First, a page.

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Soapberries / Soapnuts

Soapberries, also called soapnuts, are actually a small fruit. They are the fruit of the Sapindus Mukorossi tree which is found naturally growing in the foothills of the Himalayan mountains.

Unlike commercial chemical and processed soaps, organic soapberry saponin is perfect for your skin. It creates a lather that is pH balanced, moisturizing, and gently cleanses your skin and clothes.

They are hypoallergenic, antibacterial and antifungal.

There are a few different saponin filled soapberry trees, all in the Lychee family. They are native to warm temperate and tropical regions. Mukorossi, also known as Indian Soapberry, contains the highest and most effective concentration of natural plant saponin and is the most widely grown soapberry tree. It grows naturally in the Himalaya region and is highly sustainable, requiring minimum intervention, and each tree produces 30-35kg of fruit per year.

How do you get the saponin from the Soapberry? When ripe, soapberries are harvested from the trees. The seed in the middle is the effective, saponin containing part.

How to use soapberries?

Place 5-8 in a small cotton bag in the washing machine and use your normal cycle. See 'hot/cold' paragraph, below. You can leave soapberries in the wash for the full cycle including rinse, as they make a great fabric softener as well. We sell these natural, organic berries in bags of 250g for £4.95 which is enough for at least 75 washes, 6.6 pence per wash.

It doesn’t feel very soapy, there isn’t a lot of lather. The appearance of abundant lather is important to commercial chemical soaps, to give us the sensory impression that it’s working. This bold lather is actually misleading characteristic of modern commercial soap. To achieve it most soaps and bodywashes use artificial foaming agents to produce the visual appearance. These agents don’t increase the effectiveness of the product, they just introduce more chemicals into our washing and wellbeing routine. Soapberries work effectively without this misleading excessive foam. Aren’t soapberries just for laundry? No, where they grow naturally, soapberries have been used for centuries to wash skin and hair as well as clothes, they are good for washing everything, but particularly bodywashing as they are so skin-compatible and totally chemical-free. They have been used for centuries in Ayurvedic medicine and have mild anti-bacterial and insecticidal properties, making them a perfect solution for preventing headlice.

I have eczema / psoriasis / sensitive skin, can I use them? Can I use them for my baby? Because they are so mild and natural, soapberries are a healthier soap for everyone. They are particularly good for babies, children and those with sensitive skin, eczema, allergies and psoriasis. They have been used to treat these skin conditions and many people report great improvements once switching to a soapberry bodywash or handwash. They are ideal for baby’s delicate skin and are perfect for cloth nappies and baby clothes.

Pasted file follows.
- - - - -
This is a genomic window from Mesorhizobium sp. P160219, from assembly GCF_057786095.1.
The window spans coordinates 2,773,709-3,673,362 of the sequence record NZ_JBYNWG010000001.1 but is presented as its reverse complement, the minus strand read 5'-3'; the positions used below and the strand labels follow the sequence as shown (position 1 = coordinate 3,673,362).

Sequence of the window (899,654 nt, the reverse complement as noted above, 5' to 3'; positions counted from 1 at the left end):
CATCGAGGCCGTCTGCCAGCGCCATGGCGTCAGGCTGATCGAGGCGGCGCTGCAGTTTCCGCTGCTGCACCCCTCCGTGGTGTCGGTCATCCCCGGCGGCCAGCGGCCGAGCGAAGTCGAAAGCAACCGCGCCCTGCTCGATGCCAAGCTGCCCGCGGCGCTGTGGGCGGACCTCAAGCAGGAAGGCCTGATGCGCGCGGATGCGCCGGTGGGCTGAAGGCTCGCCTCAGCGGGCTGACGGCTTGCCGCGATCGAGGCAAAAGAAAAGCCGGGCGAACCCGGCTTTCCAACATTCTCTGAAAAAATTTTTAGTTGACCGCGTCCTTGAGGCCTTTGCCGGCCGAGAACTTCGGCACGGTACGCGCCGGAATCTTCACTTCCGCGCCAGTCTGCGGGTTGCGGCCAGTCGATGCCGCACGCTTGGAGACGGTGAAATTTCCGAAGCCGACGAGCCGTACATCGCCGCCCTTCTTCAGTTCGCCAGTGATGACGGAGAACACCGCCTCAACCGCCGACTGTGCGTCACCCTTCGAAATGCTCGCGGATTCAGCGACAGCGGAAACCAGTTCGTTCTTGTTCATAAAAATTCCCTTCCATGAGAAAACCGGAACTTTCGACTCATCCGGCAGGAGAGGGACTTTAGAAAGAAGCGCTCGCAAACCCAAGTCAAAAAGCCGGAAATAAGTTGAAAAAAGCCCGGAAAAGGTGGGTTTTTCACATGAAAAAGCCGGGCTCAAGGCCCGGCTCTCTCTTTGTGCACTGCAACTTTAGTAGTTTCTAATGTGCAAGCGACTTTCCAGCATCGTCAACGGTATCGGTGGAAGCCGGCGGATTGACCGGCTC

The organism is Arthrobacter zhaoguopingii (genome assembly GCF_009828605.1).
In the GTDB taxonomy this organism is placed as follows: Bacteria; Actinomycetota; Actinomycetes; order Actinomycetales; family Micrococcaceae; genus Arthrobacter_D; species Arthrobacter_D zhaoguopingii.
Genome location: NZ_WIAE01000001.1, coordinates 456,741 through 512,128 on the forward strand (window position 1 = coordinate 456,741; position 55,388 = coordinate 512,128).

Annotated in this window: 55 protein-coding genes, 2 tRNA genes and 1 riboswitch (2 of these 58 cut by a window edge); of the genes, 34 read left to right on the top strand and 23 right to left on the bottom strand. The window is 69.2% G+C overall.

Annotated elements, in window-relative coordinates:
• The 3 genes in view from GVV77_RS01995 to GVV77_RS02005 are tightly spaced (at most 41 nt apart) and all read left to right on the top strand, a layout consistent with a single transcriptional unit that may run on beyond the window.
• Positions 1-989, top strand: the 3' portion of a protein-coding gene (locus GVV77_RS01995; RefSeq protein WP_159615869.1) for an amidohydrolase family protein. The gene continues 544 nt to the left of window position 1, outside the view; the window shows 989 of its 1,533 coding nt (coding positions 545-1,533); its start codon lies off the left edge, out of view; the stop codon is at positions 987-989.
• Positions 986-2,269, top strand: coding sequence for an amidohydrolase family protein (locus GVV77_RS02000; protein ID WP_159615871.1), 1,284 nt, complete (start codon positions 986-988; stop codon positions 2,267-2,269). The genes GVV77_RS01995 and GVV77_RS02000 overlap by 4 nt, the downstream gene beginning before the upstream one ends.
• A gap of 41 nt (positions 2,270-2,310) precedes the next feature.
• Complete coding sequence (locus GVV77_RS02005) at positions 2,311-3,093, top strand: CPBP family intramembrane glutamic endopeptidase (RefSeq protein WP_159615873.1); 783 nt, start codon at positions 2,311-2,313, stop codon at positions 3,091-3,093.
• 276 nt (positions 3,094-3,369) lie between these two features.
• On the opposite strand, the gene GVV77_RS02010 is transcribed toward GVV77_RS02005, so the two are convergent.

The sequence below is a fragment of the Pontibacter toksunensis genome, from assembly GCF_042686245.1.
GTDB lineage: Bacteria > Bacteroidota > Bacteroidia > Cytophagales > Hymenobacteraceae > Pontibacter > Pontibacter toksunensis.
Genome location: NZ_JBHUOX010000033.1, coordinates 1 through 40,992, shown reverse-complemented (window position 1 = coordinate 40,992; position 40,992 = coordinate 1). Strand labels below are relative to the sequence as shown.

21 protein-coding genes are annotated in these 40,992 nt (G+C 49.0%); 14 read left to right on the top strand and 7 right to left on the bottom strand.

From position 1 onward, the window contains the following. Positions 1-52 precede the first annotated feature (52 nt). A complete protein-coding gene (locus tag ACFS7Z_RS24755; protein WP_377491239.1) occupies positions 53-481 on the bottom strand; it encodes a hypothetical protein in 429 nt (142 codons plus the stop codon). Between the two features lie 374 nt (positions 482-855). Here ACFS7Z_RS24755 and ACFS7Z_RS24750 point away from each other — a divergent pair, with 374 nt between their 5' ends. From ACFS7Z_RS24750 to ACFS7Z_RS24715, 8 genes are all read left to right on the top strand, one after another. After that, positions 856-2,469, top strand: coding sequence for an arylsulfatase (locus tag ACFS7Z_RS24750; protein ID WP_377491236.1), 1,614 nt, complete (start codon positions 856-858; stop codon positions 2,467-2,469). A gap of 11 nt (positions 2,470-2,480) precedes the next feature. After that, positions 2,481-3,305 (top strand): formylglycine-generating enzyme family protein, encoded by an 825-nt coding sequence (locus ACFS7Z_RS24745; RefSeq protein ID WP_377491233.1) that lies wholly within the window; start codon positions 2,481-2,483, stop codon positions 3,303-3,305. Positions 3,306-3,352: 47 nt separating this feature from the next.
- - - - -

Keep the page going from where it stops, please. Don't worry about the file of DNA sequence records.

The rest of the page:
Are they environmentally friendly? Studies have shown soapberries are not only compatible with all septic and grey water systems, they are actually beneficial to the surrounding environment. They are totally biodegradable and compatible with wildlife. Not only are soapberries the most natural soap for us, there are good for the plants and soil around us.

Hot Water or Cold Water? Soapberries will work best with hot or warm water, however, hot water will reduce the number of uses you can get from one soapberry. Washing your clothes purely with cold water is not guaranteed to give the best results, so it is better to first soak the soapberries in hot water beforehand for several minutes and then putting both, the soapberry pouch and the water in the washing machine.

Are Soapberries Strong Enough Detergent to Remove Stains? Soapberries are perfectly suitable for daily laundry needs, but for tougher stains, you might need to pre-treat and soak your clothes. You can use washing soda as a laundry booster and soak the clothes in the washer for several minutes before completing the cycle. While this might seem like more work, it is a small sacrifice to make for a more chemical-free future.

What About White Laundry? Soapberries are especially good for washing coloured woollens, silk and other coloured clothing. Because they are completely free of chemical brighteners and bleach, bright white clothing will eventually take on a more natural colour, however colours will keep their brightness for longer. White clothes will not have the same chemically white appearance when washed with soapberries, but you can achieve a comparable result by adding a laundry booster to your load, such as a washing soda, or lemon juice.

Smaller Footprints is not sure whether ‘commercial’ laundry detergents are designed to create a lather for the purpose of sensory affect / persuasion that the detergent is working, this is the view of Green Frog Botanic, the suppliers of the soapberries.

Though Nat seems sure that she likes them:

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